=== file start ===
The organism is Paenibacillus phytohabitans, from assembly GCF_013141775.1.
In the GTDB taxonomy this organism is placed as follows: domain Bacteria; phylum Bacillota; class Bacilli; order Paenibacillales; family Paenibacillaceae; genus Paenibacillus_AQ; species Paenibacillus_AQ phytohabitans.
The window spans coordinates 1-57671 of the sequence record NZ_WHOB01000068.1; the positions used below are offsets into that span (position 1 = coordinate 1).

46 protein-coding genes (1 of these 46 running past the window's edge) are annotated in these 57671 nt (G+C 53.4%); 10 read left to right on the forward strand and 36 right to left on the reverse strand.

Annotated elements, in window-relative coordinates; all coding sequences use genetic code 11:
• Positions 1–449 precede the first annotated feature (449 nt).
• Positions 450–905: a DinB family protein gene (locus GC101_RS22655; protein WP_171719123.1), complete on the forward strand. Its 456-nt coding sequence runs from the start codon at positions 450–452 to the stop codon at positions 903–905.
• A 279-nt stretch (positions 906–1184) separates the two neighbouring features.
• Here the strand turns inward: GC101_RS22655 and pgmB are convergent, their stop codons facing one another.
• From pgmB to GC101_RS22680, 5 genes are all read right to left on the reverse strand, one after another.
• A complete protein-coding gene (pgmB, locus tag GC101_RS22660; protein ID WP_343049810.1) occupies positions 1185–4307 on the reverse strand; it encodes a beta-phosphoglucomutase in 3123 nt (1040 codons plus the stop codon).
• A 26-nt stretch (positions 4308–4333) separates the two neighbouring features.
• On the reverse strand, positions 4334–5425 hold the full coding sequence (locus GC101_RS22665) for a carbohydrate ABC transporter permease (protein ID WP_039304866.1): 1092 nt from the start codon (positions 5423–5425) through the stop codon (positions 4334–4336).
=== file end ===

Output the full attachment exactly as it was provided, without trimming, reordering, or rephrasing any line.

The organism is Paenibacillus phytohabitans, from assembly GCF_013141775.1.
In the GTDB taxonomy this organism is placed as follows: domain Bacteria; phylum Bacillota; class Bacilli; order Paenibacillales; family Paenibacillaceae; genus Paenibacillus_AQ; species Paenibacillus_AQ phytohabitans.
The window spans coordinates 1-57671 of the sequence record NZ_WHOB01000068.1; the positions used below are offsets into that span (position 1 = coordinate 1).

46 protein-coding genes (1 of these 46 running past the window's edge) are annotated in these 57671 nt (G+C 53.4%); 10 read left to right on the forward strand and 36 right to left on the reverse strand.

Annotated elements, in window-relative coordinates; all coding sequences use genetic code 11:
• Positions 1–449 precede the first annotated feature (449 nt).
• Positions 450–905: a DinB family protein gene (locus GC101_RS22655; protein WP_171719123.1), complete on the forward strand. Its 456-nt coding sequence runs from the start codon at positions 450–452 to the stop codon at positions 903–905.
• A 279-nt stretch (positions 906–1184) separates the two neighbouring features.
• Here the strand turns inward: GC101_RS22655 and pgmB are convergent, their stop codons facing one another.
• From pgmB to GC101_RS22680, 5 genes are all read right to left on the reverse strand, one after another.
• A complete protein-coding gene (pgmB, locus tag GC101_RS22660; protein ID WP_343049810.1) occupies positions 1185–4307 on the reverse strand; it encodes a beta-phosphoglucomutase in 3123 nt (1040 codons plus the stop codon).
• A 26-nt stretch (positions 4308–4333) separates the two neighbouring features.
• On the reverse strand, positions 4334–5425 hold the full coding sequence (locus GC101_RS22665) for a carbohydrate ABC transporter permease (protein ID WP_039304866.1): 1092 nt from the start codon (positions 5423–5425) through the stop codon (positions 4334–4336).